For the second statement, consider the set {V} of random variables which can be expressed as {X_\tau} for a predictable process {X}. The functional monotone class theorem can be used to show that {V} contains all {\mathcal{F}_{\tau-}}-measurable random variables. First, {V} is clearly closed under taking linear combinations. Second, if {U_n\in V} is increasing to the limit {U} then there exists predictable processes {X^n} with {U_n=X^n_\tau}. Then, {U=\limsup_nX^n_\tau} is also in {V}.

Finally, it just needs to be shown that {1_S\in V} for all {S} in a pi-system generating {\mathcal{F}_{\tau-}}. By definition, the following sets generate {\mathcal{F}_{\tau-}}.

  • {S\in\mathcal{F}_0}. In this case, {1_S=X_\tau} with {X_t(\omega)=1_{\{\omega\in S\}}}.
  • {S=A\cap\{\tau<t\}} for {t\in{\mathbb R}_+} and {A\in\mathcal{F}_t}. Then, {1_S=X_\tau} with {X_s(\omega)=1_{\{s>t,\omega\in A\}}}.

In both these cases, {X} is left-continuous and adapted and, hence, is predictable. ⬜

This result gives the main motivation for the definitions of {\mathcal{F}_\tau} and {\mathcal{F}_{\tau-}}. For the remainder of this post, I state and prove several simple results which are useful for general applications of stopping times.

Lemma 3 Any stopping time {\tau} is both {\mathcal{F}_{\tau}} and {\mathcal{F}_{\tau-}}-measurable.

Proof: The deterministic process {X_t\equiv t} is trivially adapted and both left and right-continuous, so it is predictable and optional. Consequently, by the previous lemma, {\tau=X_{\tau}} is {\mathcal{F}_\tau} and {\mathcal{F}_{\tau-}}-measurable. ⬜

Next, the sigma-algebras are increasing in the sense that we would hope.

Lemma 4 For any stopping time {\tau},

\displaystyle  \mathcal{F}_{\tau-}\subseteq\mathcal{F}_\tau.

If {\sigma\le\tau} is any other stopping time then,

\displaystyle  \mathcal{F}_\sigma\subseteq\mathcal{F}_\tau,\ \mathcal{F}_{\sigma-}\subseteq\mathcal{F}_{\tau-}.

If, furthermore, {\sigma<\tau} whenever {\tau\not\in\{0,\infty\}} then {\mathcal{F}_\sigma\subseteq\mathcal{F}_{\tau-}}.

Proof: This proof makes use of Lemma 2. First, by the lemma, every {\mathcal{F}_{\tau-}}-measurable set {A} can be written in the form {1_A=X_\tau} for a predictable process {X}. However, as predictable processes are progressive, {A} will also be in {\mathcal{F}_\tau}.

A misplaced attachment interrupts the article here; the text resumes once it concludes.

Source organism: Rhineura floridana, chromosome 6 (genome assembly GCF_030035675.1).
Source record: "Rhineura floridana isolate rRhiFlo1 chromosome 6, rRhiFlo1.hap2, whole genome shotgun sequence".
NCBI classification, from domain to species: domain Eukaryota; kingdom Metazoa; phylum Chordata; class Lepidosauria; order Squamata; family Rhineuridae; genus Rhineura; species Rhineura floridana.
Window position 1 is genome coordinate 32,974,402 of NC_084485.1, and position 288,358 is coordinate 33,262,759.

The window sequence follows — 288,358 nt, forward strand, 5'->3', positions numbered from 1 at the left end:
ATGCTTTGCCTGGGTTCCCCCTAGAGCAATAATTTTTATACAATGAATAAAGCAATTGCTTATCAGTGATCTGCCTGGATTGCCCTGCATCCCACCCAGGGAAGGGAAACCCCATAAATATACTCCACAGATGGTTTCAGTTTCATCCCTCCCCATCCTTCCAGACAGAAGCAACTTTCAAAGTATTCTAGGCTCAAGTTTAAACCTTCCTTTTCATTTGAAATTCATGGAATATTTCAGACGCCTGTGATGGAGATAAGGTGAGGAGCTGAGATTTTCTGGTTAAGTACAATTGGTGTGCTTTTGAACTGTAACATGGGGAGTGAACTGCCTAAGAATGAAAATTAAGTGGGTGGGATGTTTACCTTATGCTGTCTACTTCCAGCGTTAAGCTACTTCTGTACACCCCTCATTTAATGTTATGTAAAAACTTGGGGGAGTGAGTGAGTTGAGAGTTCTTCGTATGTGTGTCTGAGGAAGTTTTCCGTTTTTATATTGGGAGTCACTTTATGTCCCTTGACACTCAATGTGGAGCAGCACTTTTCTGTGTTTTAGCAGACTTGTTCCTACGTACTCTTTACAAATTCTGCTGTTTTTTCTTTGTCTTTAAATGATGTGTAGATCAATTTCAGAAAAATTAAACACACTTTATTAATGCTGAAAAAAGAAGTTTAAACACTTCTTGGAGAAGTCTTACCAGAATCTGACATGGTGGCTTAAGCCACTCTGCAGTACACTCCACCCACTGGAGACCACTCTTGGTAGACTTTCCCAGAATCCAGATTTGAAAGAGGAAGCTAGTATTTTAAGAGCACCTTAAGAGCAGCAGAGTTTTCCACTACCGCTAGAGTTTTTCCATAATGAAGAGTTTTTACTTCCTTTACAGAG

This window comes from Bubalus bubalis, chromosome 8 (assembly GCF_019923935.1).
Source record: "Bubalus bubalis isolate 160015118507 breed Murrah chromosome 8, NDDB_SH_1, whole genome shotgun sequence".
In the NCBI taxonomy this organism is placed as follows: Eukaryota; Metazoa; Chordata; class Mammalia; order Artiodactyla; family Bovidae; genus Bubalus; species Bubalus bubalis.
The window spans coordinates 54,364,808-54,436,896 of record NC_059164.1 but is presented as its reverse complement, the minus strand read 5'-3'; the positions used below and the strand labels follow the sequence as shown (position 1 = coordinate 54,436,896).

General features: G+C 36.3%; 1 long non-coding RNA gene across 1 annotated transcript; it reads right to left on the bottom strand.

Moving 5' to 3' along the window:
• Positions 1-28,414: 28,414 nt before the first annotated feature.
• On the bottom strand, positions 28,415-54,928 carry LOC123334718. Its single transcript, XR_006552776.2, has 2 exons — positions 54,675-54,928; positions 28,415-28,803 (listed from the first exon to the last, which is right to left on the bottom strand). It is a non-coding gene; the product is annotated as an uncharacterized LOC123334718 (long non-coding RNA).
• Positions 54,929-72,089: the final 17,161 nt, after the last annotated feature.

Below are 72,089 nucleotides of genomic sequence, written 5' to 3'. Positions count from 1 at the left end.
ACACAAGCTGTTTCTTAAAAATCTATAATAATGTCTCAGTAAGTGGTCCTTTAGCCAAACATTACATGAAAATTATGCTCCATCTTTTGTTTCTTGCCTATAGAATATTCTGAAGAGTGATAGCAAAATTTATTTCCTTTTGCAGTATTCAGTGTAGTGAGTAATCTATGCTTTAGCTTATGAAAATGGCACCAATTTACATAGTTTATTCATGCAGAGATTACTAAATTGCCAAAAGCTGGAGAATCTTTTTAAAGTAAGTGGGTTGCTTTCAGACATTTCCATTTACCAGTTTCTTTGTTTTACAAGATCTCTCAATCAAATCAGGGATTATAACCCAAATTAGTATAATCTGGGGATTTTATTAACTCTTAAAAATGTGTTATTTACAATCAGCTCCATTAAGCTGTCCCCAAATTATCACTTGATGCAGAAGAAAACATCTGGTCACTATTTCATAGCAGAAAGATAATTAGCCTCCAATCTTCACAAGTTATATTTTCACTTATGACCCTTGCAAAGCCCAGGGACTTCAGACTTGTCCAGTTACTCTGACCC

Now suppose that {A} is {\mathcal{F}_\sigma} (resp. {\mathcal{F}_{\sigma-}}) measurable. Then, there is a progressive (resp. predictable) process satisfying {X_\tau=1_A}. As the stopped process {X^\sigma} is also progressive (resp. predictable) it follows that {1_A=X^\sigma_\tau} is {\mathcal{F}_\tau} (resp. {\mathcal{F}_{\tau-}})-measurable.

Finally, suppose that {\sigma<\tau} whenever {\tau\not\in\{0,\infty\}} and that {A\in\mathcal{F}_\sigma}. Then

\displaystyle  X_t\equiv 1_{A\cap\{\sigma<t<\infty{\rm\ or\ }\sigma=0\}}+1_{A\cap\{t=\infty\}}

is a left-continuous and adapted at finite times, and {X_\infty} is {\mathcal{F}_\infty}-measurable. Hence, it is predictable process and {1_A=X_\tau} is {\mathcal{F}_{\tau-}}-measurable. ⬜

The sigma-algebras satisfy the expected left and right-limits. In the following lemma, the first statement says that right-continuity of a filtration extends to arbitrary stopping times. The second says that {\mathcal{F}_{\tau-}} can indeed be interpreted as a left-limit. However, this statement does not say anything much for arbitrary stopping times, because it is not in general possible to strictly approximate them from the left in this way. If such a sequence {\tau_n} does indeed exist then the stopping time is called predictable.

Lemma 5 Let {\tau_n\rightarrow\tau} be stopping times. Then

  • If the filtration {\{\mathcal{F}_t\}} is right-continuous and {\tau_n\ge\tau} for each {n} then

    \displaystyle  \bigcap_n\mathcal{F}_{\tau_n}=\mathcal{F}_\tau.

  • If {\tau_n\le\tau}, with a strict inequality whenever {\tau\not\in\{0,\infty\}}, then

    \displaystyle  \sigma\left(\bigcup_n\mathcal{F}_{\tau_n}\right) =\sigma\left(\bigcup_n\mathcal{F}_{\tau_n-}\right)=\mathcal{F}_{\tau-}.

Proof: Starting with the first statement, we know that {\mathcal{F}_\tau\subseteq\mathcal{F}_{\tau_n}}. So, it just needs to be shown that any {A\in\cap_n\mathcal{F}_{\tau_n}} is in {\mathcal{F}_\tau}. Any such set satisfies

\displaystyle  A\cap\{\tau< t\} = \bigcup_n(A\cap\{\tau_n<t\})\in\mathcal{F}_t.

Then, by right-continuity of the filtration, for any {m\ge 1}

\displaystyle  A\cap\{\tau\le t\}=\bigcap_{n=m}^\infty(A\cap\{\tau<t+1/n\})\in\mathcal{F}_{t+}=\mathcal{F}_t

as required.

For the second statement, we know that {\mathcal{F}_{\tau_n-}\subseteq\mathcal{F}_{\tau_n}\subseteq\mathcal{F}_{\tau-}}, so it is only necessary to prove that there is a generating set for {\mathcal{F}_{\tau-}} lying in {\mathcal{G}\equiv\sigma(\cup_n\mathcal{F}_{\tau_n-})}. As {\mathcal{F}_0\subseteq\mathcal{G}} it is enough to consider sets of the form {S=A\cap\{t<\tau\}} for {A\in\mathcal{F}_t}. However

\displaystyle  A\cap\{t<\tau\}=\bigcup_n(A\cap\{t<\tau_n\})\in\mathcal{G}

as required. ⬜

As should be the case, the definition of the sigma-algebras at a constant stopping time is consistent with the filtration.

Lemma 6 If {\tau\colon\Omega\rightarrow\bar{\mathbb R}_+} is equal to the constant value {t} then,

\displaystyle  \mathcal{F}_\tau=\mathcal{F}_t,\ \mathcal{F}_{\tau-}=\mathcal{F}_{t-}.

Proof: If {A\in\mathcal{F}_t} then for all times {s},

\displaystyle  A\cap\{\tau\le s\}=\begin{cases} A\in\mathcal{F}_t\subseteq\mathcal{F}_s,&\textrm{if }s\ge t,\\ \emptyset\in\mathcal{F}_s,&\textrm{if }s<t, \end{cases}